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March 26, 2010

The Dire State of the Newspaper Industry

   I've had many coversations with my friend Matt talking about the decline of printed news.  I subscribe to a newspaper, but the only reason is that I want the coupons included in the Sunday edition.  I pull those out on Sunday morning and the rest go to recycling without having been read.  It was cheaper to get a 4 day per week subscription for a year than to just buy the Sunday edition from the box down the street. 

   Like most people my age (I'm about to turn 30), I get the majority of my news from internet news sites, both network sites and independent news sites, and also from blogs.  I also scan the cable news networks depending on my mood.  The idea of spending money for a newspaper to actually get news seems bizarre to me, because everything I see in the paper, I already saw online yesterday or last week!  One of the blogs I subscribe to is Mashable.  They had a great article outlining the decline of the printed news outlets and showing the actual numbers.  The entire article can be found below. 

   Seeing things like this, and  knowing that most of the younger generations are increasingly using internet as their primary news source, I can't understand how companies like Newscorp - owned by Rupert Murdoch - plan to start charging for access to their news sites.  In all my conversations, people never come to the conclusion that they will start paying...they say they will get their news from somewhere else.  Blogs and independent news sites are going to become ever increasing players in this game.  I'll be interested to see what happens to print news in the next decade. 

   What do you think?  Do you read newspapers or magazines?  Where does the bulk of your information come from?  Would you pay for access to news sites?  Leave comments with your thoughts.

The Dire State of the Newspaper Industry [STATS]: "
We’ve known for a long time that the newspaper industry as we know it is dying. The shift from print to online has been a painful process — but just how painful has it been?
On Wednesday, the Newspaper Association of America released its estimates for advertising revenue across the newspaper industry. The numbers for 2009 were nothing short of disastrous, once again bringing up a very tough question: Can newspapers find a way to survive?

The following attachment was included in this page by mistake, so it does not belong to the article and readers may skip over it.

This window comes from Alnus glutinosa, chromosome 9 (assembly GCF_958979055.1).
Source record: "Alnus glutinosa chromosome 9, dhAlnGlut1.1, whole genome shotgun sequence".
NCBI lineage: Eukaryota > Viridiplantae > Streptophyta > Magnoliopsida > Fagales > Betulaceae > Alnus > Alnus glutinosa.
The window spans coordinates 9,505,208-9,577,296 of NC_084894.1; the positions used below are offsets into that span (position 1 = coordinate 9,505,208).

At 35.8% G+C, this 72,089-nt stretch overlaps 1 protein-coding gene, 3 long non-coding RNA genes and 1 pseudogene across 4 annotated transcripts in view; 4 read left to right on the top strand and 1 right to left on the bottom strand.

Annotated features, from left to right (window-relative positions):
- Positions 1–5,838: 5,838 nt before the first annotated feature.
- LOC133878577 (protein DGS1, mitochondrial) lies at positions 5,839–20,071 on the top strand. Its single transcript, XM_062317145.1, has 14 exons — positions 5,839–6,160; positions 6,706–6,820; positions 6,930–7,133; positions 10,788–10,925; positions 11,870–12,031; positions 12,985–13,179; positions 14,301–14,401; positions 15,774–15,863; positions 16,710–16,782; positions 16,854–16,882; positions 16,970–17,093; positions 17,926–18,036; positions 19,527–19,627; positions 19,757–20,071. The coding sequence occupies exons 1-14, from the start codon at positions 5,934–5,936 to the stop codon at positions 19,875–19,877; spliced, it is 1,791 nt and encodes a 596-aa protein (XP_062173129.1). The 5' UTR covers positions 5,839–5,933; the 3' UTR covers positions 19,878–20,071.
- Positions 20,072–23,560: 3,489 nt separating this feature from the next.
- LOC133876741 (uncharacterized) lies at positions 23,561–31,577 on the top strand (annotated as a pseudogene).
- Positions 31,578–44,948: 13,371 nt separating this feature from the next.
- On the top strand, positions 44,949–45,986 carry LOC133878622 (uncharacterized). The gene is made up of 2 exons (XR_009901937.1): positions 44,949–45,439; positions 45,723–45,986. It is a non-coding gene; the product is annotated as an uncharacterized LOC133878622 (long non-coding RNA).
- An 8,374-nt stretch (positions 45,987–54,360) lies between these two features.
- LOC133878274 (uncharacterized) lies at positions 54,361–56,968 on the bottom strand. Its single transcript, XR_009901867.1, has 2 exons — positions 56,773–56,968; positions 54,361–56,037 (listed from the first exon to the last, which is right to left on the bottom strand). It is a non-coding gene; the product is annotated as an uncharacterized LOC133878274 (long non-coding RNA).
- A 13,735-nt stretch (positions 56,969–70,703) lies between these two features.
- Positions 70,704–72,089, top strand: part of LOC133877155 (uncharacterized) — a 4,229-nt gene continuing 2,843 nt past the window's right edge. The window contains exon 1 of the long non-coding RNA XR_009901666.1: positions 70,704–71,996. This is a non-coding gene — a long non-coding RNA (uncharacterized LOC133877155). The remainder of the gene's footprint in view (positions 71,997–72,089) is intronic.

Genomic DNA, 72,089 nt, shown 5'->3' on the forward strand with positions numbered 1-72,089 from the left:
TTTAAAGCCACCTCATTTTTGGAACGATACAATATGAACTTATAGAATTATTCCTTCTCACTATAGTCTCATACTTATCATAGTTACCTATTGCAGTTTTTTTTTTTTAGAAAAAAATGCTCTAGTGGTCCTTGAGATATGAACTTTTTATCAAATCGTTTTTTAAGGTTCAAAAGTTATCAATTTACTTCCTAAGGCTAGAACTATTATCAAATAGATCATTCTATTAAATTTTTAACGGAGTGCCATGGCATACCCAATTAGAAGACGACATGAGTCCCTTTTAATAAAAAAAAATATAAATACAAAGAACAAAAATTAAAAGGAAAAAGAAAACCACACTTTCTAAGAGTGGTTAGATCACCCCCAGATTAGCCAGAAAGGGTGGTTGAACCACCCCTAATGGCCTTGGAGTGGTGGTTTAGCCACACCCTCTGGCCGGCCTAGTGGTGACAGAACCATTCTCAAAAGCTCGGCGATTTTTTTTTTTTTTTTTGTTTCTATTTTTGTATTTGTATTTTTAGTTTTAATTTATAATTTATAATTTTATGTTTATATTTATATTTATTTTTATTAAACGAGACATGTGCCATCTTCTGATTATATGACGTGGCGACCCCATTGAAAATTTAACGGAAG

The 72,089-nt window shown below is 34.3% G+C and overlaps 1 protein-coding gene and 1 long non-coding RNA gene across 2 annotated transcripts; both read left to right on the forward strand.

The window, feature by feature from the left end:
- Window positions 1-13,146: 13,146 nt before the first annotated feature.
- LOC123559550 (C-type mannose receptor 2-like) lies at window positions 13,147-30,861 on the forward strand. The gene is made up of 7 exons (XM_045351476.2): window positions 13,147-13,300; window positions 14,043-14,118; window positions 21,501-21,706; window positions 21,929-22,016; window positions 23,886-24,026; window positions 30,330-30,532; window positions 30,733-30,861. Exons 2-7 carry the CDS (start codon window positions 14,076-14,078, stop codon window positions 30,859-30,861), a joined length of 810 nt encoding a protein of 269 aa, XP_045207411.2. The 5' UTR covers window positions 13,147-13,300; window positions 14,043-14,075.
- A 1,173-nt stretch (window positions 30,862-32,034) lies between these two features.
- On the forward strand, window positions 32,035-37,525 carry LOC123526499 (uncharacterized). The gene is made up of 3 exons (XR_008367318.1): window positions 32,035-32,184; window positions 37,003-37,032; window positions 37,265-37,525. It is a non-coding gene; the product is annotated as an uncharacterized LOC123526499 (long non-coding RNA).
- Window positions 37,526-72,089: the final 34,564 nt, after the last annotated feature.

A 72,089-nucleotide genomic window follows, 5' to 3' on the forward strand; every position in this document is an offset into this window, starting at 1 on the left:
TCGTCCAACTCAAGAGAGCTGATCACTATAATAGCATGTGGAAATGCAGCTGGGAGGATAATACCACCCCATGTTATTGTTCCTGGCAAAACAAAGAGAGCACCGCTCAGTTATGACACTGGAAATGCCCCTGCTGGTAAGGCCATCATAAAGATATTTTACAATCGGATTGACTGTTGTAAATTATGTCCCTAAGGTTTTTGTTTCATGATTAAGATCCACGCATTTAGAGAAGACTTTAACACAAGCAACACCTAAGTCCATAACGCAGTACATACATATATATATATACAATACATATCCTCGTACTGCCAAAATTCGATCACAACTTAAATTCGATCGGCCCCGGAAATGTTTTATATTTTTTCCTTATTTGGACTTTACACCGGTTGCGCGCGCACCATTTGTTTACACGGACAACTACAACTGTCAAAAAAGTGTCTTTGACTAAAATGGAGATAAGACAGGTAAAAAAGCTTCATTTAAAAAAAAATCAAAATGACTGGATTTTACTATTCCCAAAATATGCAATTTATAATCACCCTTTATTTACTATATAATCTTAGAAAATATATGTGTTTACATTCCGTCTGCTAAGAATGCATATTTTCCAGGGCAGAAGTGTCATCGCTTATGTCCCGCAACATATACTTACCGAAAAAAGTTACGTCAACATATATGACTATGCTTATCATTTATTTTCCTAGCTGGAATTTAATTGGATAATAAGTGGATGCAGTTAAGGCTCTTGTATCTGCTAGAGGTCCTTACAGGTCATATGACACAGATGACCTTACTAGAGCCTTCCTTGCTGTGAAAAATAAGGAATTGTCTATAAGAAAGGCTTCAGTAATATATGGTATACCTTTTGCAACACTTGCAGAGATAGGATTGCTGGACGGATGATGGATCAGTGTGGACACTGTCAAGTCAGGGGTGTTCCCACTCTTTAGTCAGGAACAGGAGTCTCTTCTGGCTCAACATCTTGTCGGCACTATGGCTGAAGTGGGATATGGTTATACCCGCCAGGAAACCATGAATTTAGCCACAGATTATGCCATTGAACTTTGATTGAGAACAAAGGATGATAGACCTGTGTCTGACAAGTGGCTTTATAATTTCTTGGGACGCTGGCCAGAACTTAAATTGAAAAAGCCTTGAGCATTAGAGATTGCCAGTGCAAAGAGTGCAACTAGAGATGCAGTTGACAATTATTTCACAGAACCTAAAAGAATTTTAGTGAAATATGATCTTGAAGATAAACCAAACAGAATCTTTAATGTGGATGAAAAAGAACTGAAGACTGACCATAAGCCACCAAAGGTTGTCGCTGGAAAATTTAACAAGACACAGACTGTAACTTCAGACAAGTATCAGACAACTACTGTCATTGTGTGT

Let’s dive into the numbers.

A 44.24% Fall from Grace

In 2009, newspapers made $27.564 billion in total advertising revenue. As a whole, they generated $24.821 in print revenue, while the rest ($2.743 billion) came from online advertising.
Those numbers are indeed big, but when you put them in context, they are simply bad. In 2008, newspapers made $37.848 billion. Yes, they made a full $10 billion more last year than they did this year, a staggering drop of 27.2%. Nearly all of that loss was from print: Newspapers made $34.74 billion in print advertising in 2008, while they only accumulated $24.821 billion in 2009.
The story’s even worse when you go farther back into newspaper advertising history. Let me outline just how far newspapers have fallen:
  • In 2000, newspapers peaked at $48.67 billion in revenue. This came entirely from print — the NAA did not track online ad revenue at that time, but we can assume it was a minuscule number.
  • In 2001, it started dropping. Revenues dropped from $48.67 billion to $44.305 billion, a 9% decrease year-over-year. This was during the time of the Dot Com Bust and the related recession, so this is no big surprise.
  • During 2002-2006, print advertising revenues hovered between $44 and $47 billion.
  • Around this time, the NAA also began tracking online ad revenue. At the peak in 2005, combined ad revenue reached $49.435 billion, with $2.027 billion of it coming from online sales
  • Then the floor completely caved in. In 2006, newspapers made $49.275 billion in total revenue. In 2007, it was $45.375 billion. In 2008, it dropped to $37.848 billion. In 2009, it plummeted all the way to $27.564 billion. In four years, newspaper ad revenue dropped by 44.24%. That’s nearly half of the industry’s revenue.
I have included the full spreadsheet at the end of this post.

Journalism Isn’t Dead; It’s Evolving

The numbers speak for themselves: The old newspaper model is simply not going to be market-viable as we head deeper in the digital age. News blogs (such as Mashable) and online reporting are the future of journalism.
That doesn’t mean that newspapers should simply give up and die. There are many things that newspapers can do to avoid extinction. The ones that embrace the online space faster and more effectively have the best chance for survival.
As for young minds fresh out of journalism school — journalism is not dead, it is just evolving. Blogs and online publications are growing, providing a new and exciting medium for reporting on the day’s news. Social media is already becoming integral to the new era of journalism, and is something journalists young and old should not ignore.


Jennifer Hamilton said...

I LOVE to sit and read the paper. It's one of my favorite morning rituals. Sit with a cup of coffee and browse through...I'll be sad if they go away altogether. I hate reading things online. It hurts my eyes.